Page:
PNDBF – Receipts and Payments. Lim Sei Kee @ cK. Introduction. Think about the items you normally buy with your pocket money, eg . Refreshments, stationery or reading materials. Do you keep the receipts for these items?.
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Lim SeiKee @ cK
Companies make payments or reimburse staff for office expenses like stationery, transport, postage and other miscellaneous items.
Besides petty cash payments, there are other methods of payment made by an office, such as through bank transfer or by cheque.
Petty cash is used to make payments to staff for small office expenses such as foodstuff for the office pantry, transport fees or common stationery items.
A system of control is necessary to prevent the misuse of the money set aside for petty cash.
The petty cashier is responsible for the safekeeping of petty cash.
A) Staff members who have petty cash claims must fill in a Petty Cash Voucher, stating the amount of money spent, the date of expenditure and the reason for the expenditure.
PETTY CASH VOUCHER
NO __1_____ DATE _09.07.2012___
PAY AWG SHAHRAN BIN AWG DAMIT_______
DOLLARS FIVE DOLLARS ONLY____
BEING PAYMENT OF EASI CARD______
_________ __________ __________
Prepared by Authorized by Payment received by
B) The receipt, a slip of paper indicating the details of the expenditure, must be attached to the Petty Cash Voucher.
The petty cashier must ensure that the amount on the receipt matches the amount written on the Petty Cash Voucher.
c) The petty cashier makes sure that the Accountant or the Accounts Manager signs and authorizes all the claims. The person receiving payment also signs on the voucher.
Therefore, the voucher is an important record of payment, especially when a receipt is unavailable.
D) All Petty Cash Vouchers and receipts are to be kept for recording purposes.
The petty cashier is the only person responsible for the records.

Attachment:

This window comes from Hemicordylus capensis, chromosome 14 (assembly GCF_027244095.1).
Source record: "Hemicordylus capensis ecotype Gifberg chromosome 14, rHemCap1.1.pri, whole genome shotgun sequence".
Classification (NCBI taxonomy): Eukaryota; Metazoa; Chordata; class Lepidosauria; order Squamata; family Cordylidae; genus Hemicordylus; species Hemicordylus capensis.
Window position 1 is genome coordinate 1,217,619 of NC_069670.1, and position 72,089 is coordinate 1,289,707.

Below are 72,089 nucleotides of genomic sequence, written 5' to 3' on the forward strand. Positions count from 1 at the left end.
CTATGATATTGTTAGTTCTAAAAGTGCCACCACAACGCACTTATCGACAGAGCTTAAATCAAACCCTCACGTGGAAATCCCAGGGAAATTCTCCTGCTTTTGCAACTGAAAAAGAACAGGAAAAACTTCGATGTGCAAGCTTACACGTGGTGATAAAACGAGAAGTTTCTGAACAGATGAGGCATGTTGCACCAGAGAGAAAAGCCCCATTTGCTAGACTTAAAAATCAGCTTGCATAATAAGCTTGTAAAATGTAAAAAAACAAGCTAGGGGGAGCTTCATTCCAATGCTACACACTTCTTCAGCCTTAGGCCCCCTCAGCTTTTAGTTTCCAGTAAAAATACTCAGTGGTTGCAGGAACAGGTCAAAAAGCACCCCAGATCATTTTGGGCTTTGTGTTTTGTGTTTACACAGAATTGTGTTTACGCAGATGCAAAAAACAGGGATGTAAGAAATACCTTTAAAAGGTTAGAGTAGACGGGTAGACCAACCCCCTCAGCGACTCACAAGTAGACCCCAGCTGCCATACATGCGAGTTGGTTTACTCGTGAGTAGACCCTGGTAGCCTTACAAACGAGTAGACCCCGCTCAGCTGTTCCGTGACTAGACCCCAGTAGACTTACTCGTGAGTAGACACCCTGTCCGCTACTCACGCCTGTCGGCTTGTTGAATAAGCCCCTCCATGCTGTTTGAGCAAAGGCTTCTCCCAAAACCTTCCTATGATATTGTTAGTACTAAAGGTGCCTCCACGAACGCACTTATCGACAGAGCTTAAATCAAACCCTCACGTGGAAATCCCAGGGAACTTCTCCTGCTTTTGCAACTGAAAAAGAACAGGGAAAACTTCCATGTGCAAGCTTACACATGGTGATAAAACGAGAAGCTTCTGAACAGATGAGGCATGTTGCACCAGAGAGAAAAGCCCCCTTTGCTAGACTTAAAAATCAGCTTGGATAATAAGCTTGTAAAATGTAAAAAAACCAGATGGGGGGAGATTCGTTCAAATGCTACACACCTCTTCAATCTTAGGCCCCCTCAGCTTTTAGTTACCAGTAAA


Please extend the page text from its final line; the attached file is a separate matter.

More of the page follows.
From time to time, the Accountant or Accounts Manager will also check the petty cash records and count the petty cash to prevent any mistakes or acts of dishonesty.
At the beginning of a period, eg. the week, the petty cashier receives a fixed sum of money. This is called the imprestOR float.
Next, the petty cashier will make payments for expenses from the imprest. These payments must be correctly recorded in a Petty Cash Book.
The expenses must be totalled and the balance worked out at the end of the period. The chief cashier will then reimburse the petty cashier the total sum of money paid out from the petty cash. This will bring the imprest back to its original amount.
We have looked at how an office handles small, internal payments. What happens when the office needs to make a payment to other local or overseas organizations? Depending on the amount and the nature of the business transaction, the office may make payment in the following ways.
A cheque that allows cash to be drawn over the bank counter is called a cash cheque. It bears the word ‘Cash’ instead of the payee’s name. The word ‘Bearer’ is not cancelled. This means that if a cash cheque is lost, anyone who finds it can obtain cash over the bank counter.
A cheque with crossings on it is called a crossed cheque. ‘A/C Payee Only/ Not Negotiable’ is an example of a crossing marked on the front of a crossed cheque. The word ‘Bearer’ is cancelled. This means that only the payee can cash the cheque as the amount is credited to his or her account. If you are sending a cheque by post, cross it to safeguard against theft.
A post-dated cheque is one that is dated later than it is written. This type of cheque can only be cashed on or after the date shown on the cheque.
@ Use a pen. In this way, details cannot be erased easily.
@ Write the current date unless it is a post-dated cheque.
@ Write the payee’s name and the amount to be paid correctly.
@ Sign the cheque. Otherwise, the cheque cannot be processed.